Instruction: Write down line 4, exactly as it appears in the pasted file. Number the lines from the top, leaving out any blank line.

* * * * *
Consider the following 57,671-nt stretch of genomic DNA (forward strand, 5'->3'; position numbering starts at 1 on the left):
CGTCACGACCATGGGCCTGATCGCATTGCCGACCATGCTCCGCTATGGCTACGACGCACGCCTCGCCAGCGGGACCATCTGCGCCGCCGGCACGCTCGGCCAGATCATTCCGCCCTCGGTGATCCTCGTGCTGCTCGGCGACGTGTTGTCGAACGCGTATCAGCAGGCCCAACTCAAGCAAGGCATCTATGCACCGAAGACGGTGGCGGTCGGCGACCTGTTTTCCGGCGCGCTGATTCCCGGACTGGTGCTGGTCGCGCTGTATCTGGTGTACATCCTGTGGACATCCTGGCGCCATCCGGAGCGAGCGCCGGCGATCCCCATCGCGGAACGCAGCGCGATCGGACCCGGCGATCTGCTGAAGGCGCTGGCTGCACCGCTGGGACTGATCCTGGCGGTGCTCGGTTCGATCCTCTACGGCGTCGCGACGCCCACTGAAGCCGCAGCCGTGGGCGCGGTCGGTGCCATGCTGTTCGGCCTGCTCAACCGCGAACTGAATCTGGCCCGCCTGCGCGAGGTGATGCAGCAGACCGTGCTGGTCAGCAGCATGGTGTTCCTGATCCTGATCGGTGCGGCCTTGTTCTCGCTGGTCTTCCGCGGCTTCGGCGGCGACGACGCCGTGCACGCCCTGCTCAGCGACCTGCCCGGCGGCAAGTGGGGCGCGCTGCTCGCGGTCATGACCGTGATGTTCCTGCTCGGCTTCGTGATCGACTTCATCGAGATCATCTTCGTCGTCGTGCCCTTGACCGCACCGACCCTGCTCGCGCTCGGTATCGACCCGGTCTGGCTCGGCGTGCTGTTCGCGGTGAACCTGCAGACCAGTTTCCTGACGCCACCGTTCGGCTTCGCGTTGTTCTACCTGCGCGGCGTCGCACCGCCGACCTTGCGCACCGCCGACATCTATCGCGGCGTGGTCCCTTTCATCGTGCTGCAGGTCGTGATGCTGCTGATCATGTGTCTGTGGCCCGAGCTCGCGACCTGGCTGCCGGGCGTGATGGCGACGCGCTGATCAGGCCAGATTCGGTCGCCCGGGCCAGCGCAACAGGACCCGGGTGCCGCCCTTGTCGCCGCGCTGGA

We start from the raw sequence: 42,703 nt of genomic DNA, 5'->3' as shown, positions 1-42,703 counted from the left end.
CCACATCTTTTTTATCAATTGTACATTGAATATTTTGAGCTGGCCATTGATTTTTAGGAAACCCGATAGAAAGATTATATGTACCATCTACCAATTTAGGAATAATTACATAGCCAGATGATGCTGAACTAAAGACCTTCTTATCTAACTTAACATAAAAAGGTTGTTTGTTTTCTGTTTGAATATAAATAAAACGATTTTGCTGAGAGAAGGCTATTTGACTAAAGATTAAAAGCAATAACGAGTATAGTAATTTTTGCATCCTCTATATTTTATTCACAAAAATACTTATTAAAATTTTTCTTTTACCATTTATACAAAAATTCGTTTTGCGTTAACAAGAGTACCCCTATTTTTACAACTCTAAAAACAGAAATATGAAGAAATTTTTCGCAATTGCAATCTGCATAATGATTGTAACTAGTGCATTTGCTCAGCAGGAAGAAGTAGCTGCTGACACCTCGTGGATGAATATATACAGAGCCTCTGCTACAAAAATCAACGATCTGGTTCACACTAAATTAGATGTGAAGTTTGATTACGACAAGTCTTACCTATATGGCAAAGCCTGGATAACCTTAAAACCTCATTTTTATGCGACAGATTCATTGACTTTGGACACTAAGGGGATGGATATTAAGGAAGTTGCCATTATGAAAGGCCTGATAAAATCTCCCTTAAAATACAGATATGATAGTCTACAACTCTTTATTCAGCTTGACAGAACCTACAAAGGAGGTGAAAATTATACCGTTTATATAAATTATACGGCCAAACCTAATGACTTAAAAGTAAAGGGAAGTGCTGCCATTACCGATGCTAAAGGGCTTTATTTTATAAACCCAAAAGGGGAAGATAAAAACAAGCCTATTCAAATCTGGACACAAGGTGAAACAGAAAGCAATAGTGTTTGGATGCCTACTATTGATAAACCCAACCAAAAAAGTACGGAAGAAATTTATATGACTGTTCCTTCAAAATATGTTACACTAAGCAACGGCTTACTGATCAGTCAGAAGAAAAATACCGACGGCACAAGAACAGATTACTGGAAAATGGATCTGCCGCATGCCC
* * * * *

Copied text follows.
CCACATCTTTTTTATCAATTGTACATTGAATATTTTGAGCTGGCCATTGATTTTTAGGAAACCCGATAGAAAGATTATATGTACCATCTACCAATTTAGGAATAATTACATAGCCAGATGATGCTGAACTAAAGACCTTCTTATCTAACTTAACATAAAAAGGTTGTTTGTTTTCTGTTTGAATATAAATAAAACGATTTTGCTGAGAGAAGGCTATTTGACTAAAGATTAAAAGCAATAACGAGTATAGTAATTTTTGCATCCTCTATATTTTATTCACAAAAATACTTATTAAAATTTTTCTTTTACCATTTATACAAAAATTCGTTTTGCGTTAACAAGAGTACCCCTATTTTTACAACTCTAAAAACAGAAATATGAAGAAATTTTTCGCAATTGCAATCTGCATAATGATTGTAACTAGTGCATTTGCTCAGCAGGAAGAAGTAGCTGCTGACACCTCGTGGATGAATATATACAGAGCCTCTGCTACAAAAATCAACGATCTGGTTCACACTAAATTAGATGTGAAGTTTGATTACGACAAGTCTTACCTATATGGCAAAGCCTGGATAACCTTAAAACCTCATTTTTATGCGACAGATTCATTGACTTTGGACACTAAGGGGATGGATATTAAGGAAGTTGCCATTATGAAAGGCCTGATAAAATCTCCCTTAAAATACAGATATGATAGTCTACAACTCTTTATTCAGCTTGACAGAACCTACAAAGGAGGTGAAAATTATACCGTTTATATAAATTATACGGCCAAACCTAATGACTTAAAAGTAAAGGGAAGTGCTGCCATTACCGATGCTAAAGGGCTTTATTTTATAAACCCAAAAGGGGAAGATAAAAACAAGCCTATTCAAATCTGGACACAAGGTGAAACAGAAAGCAATAGTGTTTGGATGCCTACTATTGATAAACCCAACCAAAAAAGTACGGAAGAAATTTATATGACTGTTCCTTCAAAATATGTTACACTAAGCAACGGCTTACTGATCAGTCAGAAGAAAAATACCGACGGCACAAGAACAGATTACTGGAAAATGGATCTGCCGCATGCCC